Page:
Introduction: Alpha 1 antitrypsin (A1AT) is the major human blood serine protease inhibitor. Transmembrane serine protease 2 (TMPRSS2), which is crucial for SARS-CoV-2 cell entry, is inhibited by A1AT. Therefore, we hypothesized that individuals with diminished levels of A1AT may be more prone to SARS-CoV-2 infection and severe COVID-19 disease. Our aim in this study was to evaluate the level of A1AT in hospitalized COVID-19 patients in comparison to hospitalized patients with non-COVID-19 pneumonia. Methods: We conducted an observational prospective study between October 2020 and April 2021 in Rabin Medical Centre in Israel. A1AT levels were measured from the routine serum samples of hospitalized patients with COVID-19 and non-COVID-19 pneumonia (control group). The primary outcome was A1AT level, secondary outcomes were clinical outcomes and predictors of morality. Results: Overall, 145 patients were included in the study, 98 in the COVID-19 group and 47 in the control group. The median A1AT level was 222 mg/dL (interquartile range (IQR) 188–269) and 258 mg/dL (IQR 210–281) in the COVID-19 and control groups, respectively (p =.045). Multivariate analysis for independent risk factors for mortality among COVID-19 patients showed that diabetes mellitus (p =.02), older age (p =.04), and high A1AT levels (p =.04) were all associated with increased mortality. Conclusion: Patients admitted due to severe COVID-19 had lower A1AT levels in comparison to patients admitted due to non-COVID pneumonia. This observation may suggest an association between mildly diminished A1AT and higher risk of SARS-CoV-2 infection with severe COVID-19 disease.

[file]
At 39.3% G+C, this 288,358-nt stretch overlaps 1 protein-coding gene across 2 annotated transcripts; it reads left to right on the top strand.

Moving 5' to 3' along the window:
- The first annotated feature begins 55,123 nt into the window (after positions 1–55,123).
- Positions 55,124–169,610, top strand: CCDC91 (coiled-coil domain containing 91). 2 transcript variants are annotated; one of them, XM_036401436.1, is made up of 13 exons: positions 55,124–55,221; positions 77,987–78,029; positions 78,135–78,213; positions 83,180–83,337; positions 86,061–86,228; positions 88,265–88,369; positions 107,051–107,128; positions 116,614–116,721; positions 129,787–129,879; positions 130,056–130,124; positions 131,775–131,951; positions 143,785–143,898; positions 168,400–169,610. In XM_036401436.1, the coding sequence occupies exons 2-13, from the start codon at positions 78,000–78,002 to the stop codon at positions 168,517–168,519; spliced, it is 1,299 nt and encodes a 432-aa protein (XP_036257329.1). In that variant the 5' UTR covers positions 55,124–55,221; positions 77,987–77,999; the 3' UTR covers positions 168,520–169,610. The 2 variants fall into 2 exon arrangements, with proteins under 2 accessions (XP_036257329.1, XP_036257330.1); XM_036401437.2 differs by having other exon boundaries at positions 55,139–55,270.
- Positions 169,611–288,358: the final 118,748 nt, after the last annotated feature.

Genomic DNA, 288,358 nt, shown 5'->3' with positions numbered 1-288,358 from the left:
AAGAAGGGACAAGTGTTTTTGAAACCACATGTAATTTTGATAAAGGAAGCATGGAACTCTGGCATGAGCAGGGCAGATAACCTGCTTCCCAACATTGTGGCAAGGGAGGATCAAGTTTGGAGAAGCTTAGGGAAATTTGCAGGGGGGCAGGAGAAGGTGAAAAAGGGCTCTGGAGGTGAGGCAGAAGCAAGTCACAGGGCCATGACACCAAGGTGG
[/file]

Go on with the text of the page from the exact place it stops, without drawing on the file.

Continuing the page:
- Alpha-1 antitrypsin